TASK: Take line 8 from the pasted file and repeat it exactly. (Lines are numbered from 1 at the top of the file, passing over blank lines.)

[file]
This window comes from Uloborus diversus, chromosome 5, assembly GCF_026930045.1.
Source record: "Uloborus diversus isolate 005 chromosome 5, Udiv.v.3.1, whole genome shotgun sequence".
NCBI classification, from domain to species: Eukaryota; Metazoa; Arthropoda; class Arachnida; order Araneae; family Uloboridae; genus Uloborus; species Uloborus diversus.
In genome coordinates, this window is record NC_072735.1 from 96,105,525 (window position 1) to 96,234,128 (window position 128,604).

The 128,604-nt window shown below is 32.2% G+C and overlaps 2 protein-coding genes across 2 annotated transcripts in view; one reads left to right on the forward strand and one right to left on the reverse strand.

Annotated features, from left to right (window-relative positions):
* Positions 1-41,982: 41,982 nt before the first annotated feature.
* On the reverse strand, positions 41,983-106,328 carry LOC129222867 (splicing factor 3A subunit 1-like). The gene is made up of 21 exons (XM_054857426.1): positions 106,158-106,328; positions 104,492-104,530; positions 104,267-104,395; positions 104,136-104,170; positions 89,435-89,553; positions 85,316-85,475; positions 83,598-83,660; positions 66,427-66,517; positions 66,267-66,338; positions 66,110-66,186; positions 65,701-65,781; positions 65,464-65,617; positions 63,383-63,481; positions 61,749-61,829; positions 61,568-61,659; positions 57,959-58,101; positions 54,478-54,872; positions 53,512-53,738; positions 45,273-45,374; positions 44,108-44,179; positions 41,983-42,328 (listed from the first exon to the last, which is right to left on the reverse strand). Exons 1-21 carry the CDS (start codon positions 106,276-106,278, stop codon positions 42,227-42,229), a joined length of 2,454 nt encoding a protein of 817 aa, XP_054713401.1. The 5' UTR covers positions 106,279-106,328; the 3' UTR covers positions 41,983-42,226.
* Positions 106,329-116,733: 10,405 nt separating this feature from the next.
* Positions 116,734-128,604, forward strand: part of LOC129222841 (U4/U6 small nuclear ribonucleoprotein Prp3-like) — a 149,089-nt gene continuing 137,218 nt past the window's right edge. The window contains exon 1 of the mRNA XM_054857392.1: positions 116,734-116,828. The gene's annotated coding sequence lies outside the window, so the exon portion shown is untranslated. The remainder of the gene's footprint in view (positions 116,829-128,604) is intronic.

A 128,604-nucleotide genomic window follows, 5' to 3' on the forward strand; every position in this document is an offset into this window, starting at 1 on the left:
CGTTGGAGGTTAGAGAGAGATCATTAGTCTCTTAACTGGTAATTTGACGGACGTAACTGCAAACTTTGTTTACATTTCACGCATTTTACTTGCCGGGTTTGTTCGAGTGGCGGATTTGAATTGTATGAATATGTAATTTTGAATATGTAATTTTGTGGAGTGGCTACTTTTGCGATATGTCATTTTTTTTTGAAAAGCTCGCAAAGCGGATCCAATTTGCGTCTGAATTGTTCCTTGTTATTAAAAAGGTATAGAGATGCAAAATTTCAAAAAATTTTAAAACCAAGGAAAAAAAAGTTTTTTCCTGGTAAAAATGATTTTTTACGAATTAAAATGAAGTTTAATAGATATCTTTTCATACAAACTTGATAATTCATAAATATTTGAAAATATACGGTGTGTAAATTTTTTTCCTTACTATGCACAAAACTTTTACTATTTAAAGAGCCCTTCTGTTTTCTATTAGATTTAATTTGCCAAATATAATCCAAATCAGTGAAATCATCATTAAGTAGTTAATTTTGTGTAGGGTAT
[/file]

* On the reverse strand, positions 41,983-106,328 carry LOC129222867 (splicing factor 3A subunit 1-like). The gene is made up of 21 exons (XM_054857426.1): positions 106,158-106,328; positions 104,492-104,530; positions 104,267-104,395; positions 104,136-104,170; positions 89,435-89,553; positions 85,316-85,475; positions 83,598-83,660; positions 66,427-66,517; positions 66,267-66,338; positions 66,110-66,186; positions 65,701-65,781; positions 65,464-65,617; positions 63,383-63,481; positions 61,749-61,829; positions 61,568-61,659; positions 57,959-58,101; positions 54,478-54,872; positions 53,512-53,738; positions 45,273-45,374; positions 44,108-44,179; positions 41,983-42,328 (listed from the first exon to the last, which is right to left on the reverse strand). Exons 1-21 carry the CDS (start codon positions 106,276-106,278, stop codon positions 42,227-42,229), a joined length of 2,454 nt encoding a protein of 817 aa, XP_054713401.1. The 5' UTR covers positions 106,279-106,328; the 3' UTR covers positions 41,983-42,226.